The US solar market is now over 2 million installations, and forecasts expect solar installations to double by 2023, according to Wood Mackenzie Power & Renewables and the Solar Energy Industries Association (SEIA). The Q2 record comes just three years after the industry completed its 1 millionth installation, which took 40 years to accomplish.
“The rapid growth in the solar industry has completely reshaped the energy conversation in this country,” said Abigail Ross-Hopper, SEIA president and CEO. “This $17 billion industry is on track to double again in five years, and we believe that the 2020s will be the decade that solar becomes the dominant new form of energy generation.”
“Wood Mackenzie forecasts that there will be 3 million installations in 2021 and 4 million in 2023, continuing the swift rise of solar.”
The key to this prediction may be a comparable drop in costs, which Tesla reckons it can move down to $1.75 per watt, while the ITC holds out at a full 30% for the rest of this year. The staged reduction in the ITC takes it to zero at the end of 2022.
State and utility subsidies of residential solar are still an option in many areas of the country, and that possibility will be enhanced as more public utility commissions begin to put a value on the contribution of distributed energy resources — including residential — for specific locations on a given utility grid.
This rise in solar installations this year is being driven in large part by falling costs. Residential solar installation prices moved down from $6.65 per watt for a residential install in 2010 to $2.89 per watt in 2018. Elon Musk’s Tesla is threatening to lower the cost even further this year by standardizing residential solar packages at 4 kilowatts.
One reason that residential solar costs are higher than commercial and industrial, or utility costs is that the customer acquisition is expensive for installers. During fourth quarter of 2018, Sunrun, the nation’s largest residential installer, spent $0.65 per watt on sales and marketing compared to an installation cost of $2.48. Tesla is moving to eliminate door-to-door sales by offering online purchasing of a residential solar system, thus driving costs lower.
“California represented 51% of the first million installations but accounted for 43% of the second million. This is in large part due to a growing residential sector that is rapidly diversifying across state markets. South Carolina, for instance, was an emerging market in 2016 with 1,160 cumulative installations. Today, the state is home to more than 18,000 solar systems and is expected to add 22,000 systems over the next five years.
“Other fast-growing states over the last three years include Texas, Utah, Florida, Rhode Island, and Maryland, which combined have grown from around 50,000 installations to more than 200,000. Looking ahead, Illinois will see cumulative installations increase from 4,000 today to nearly 100,000 by 2024.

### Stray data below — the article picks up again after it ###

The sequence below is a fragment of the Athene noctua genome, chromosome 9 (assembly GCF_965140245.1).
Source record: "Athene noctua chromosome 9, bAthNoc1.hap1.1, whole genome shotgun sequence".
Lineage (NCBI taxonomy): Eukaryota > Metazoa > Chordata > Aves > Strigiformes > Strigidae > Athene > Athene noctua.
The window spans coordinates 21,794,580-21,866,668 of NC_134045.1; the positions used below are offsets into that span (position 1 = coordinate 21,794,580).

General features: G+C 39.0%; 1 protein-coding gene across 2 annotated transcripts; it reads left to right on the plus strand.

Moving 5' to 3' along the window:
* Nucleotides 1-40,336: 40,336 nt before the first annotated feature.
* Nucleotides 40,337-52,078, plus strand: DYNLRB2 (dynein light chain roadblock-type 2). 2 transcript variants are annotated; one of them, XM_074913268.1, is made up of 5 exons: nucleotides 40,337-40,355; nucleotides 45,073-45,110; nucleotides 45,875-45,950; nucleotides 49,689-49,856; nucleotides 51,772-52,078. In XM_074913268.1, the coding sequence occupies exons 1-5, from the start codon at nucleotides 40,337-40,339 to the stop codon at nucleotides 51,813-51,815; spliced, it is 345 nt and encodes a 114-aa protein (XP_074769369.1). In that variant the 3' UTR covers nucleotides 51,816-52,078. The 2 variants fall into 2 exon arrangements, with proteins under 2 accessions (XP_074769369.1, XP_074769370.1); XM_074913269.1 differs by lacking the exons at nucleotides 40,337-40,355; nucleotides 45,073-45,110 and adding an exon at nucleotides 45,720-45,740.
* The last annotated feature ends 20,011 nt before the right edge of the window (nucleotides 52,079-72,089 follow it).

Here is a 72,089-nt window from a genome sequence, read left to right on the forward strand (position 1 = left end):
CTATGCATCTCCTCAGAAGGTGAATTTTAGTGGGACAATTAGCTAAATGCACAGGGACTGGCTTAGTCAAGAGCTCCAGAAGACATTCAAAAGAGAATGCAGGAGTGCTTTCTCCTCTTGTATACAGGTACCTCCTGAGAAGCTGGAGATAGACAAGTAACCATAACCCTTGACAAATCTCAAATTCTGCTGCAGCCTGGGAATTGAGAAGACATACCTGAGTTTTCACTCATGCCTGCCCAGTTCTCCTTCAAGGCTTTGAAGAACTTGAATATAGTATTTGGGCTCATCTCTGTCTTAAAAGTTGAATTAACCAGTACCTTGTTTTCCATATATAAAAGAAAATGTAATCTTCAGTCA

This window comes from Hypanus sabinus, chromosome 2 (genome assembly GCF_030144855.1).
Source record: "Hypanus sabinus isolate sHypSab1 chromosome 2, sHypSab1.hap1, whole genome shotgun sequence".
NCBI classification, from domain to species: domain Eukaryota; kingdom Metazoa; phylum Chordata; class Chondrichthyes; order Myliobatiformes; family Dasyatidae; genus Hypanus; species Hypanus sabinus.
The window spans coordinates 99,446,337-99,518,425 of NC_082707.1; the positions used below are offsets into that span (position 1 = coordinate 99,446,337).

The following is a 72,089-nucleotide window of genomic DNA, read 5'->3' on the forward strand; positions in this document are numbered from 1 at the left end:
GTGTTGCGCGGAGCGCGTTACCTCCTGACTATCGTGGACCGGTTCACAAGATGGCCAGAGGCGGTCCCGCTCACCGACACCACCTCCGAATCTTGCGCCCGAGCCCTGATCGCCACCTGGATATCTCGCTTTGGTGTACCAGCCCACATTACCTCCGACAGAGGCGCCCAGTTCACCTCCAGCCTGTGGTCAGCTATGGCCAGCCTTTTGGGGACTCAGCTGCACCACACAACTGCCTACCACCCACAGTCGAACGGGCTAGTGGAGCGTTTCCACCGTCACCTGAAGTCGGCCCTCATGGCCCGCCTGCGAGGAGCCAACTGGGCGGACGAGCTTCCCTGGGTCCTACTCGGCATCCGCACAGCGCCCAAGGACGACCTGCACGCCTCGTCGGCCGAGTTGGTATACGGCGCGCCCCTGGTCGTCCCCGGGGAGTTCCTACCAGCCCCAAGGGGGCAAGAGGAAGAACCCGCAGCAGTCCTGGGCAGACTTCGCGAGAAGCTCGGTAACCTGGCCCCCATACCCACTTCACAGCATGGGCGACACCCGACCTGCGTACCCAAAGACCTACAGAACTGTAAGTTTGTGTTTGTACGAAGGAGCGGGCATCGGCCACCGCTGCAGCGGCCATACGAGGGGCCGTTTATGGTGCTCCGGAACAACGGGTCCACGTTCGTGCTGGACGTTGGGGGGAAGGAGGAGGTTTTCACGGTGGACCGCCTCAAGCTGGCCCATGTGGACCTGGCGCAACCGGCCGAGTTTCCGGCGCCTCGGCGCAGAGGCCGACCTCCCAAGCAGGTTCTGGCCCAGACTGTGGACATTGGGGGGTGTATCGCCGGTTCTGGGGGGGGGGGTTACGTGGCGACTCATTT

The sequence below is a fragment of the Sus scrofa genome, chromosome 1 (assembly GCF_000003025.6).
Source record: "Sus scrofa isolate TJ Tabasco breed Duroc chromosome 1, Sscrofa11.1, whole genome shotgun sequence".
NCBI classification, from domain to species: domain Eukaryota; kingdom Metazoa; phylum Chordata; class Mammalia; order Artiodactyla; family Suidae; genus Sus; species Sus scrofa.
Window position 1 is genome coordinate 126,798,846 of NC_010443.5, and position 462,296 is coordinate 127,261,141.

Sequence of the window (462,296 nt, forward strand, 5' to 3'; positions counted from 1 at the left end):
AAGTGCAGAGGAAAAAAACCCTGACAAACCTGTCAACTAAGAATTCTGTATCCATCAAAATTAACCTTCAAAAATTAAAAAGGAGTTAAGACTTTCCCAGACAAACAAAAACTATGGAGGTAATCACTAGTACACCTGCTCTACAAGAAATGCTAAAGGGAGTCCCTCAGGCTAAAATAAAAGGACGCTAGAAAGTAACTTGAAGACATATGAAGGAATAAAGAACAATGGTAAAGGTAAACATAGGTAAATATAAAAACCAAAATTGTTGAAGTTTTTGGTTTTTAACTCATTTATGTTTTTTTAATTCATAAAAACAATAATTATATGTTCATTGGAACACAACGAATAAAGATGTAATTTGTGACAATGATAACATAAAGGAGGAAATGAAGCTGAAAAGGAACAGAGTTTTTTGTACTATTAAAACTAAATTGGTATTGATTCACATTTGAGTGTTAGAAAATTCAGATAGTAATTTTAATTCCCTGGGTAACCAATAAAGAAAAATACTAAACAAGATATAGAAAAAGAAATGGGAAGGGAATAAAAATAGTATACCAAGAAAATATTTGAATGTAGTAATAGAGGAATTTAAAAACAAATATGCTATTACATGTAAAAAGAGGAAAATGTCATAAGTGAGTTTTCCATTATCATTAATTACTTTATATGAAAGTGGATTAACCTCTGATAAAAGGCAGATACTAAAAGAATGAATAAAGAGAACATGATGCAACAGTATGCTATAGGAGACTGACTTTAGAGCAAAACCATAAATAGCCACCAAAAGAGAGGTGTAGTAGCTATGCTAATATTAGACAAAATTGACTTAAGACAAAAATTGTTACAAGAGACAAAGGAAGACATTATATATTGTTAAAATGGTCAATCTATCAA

“While California will continue to lead the nation in installations, the remaining top 10 state markets will see faster growth. Nearly 750,000 installations are expected in those markets over the next 5 years, compared to 500,000 installations over the last 5 years.”
“According to our latest forecasts, by 2024, there will be on average, one solar installation per minute,” said Michelle Davis, Senior Solar Analyst with Wood Mackenzie. “That’s up from one installation every 10 minutes in 2010.”
“Our nation is harnessing homegrown sunshine at scale to lower electric bills, create jobs, reduce harmful pollution, and build a brighter future for our children and grandchildren,” said Adam Browning, executive director of Vote Solar. “This remarkable progress is a true American success story made possible by customers, workers, policymakers, advocates and innovators. It shows us both what’s possible and how much farther we can go when it comes to an urgent transition to clean energy.”
“Today, the 2 million residential, commercial, and utility-scale solar installations produce enough electricity each year to power more than 12 million American homes. By 2024, 2.5% of all US homes will have a solar installation. The total amount of solar generating capacity that goes along with the 2 million solar installations has now eclipsed 70 gigawatts.”
Wood Mackenzie, a Verisk Analytics business, is a trusted source of commercial intelligence for the world’s natural resources sector.
Celebrating its 45th anniversary in 2019, the Solar Energy Industries Association is the national trade association of the US solar energy industry, which now employs more than 242,000 Americans. SEIA works with its 1,000 member companies to build jobs and diversity, champion the use of cost-competitive solar in America, remove market barriers and educate the public on the benefits of solar energy.
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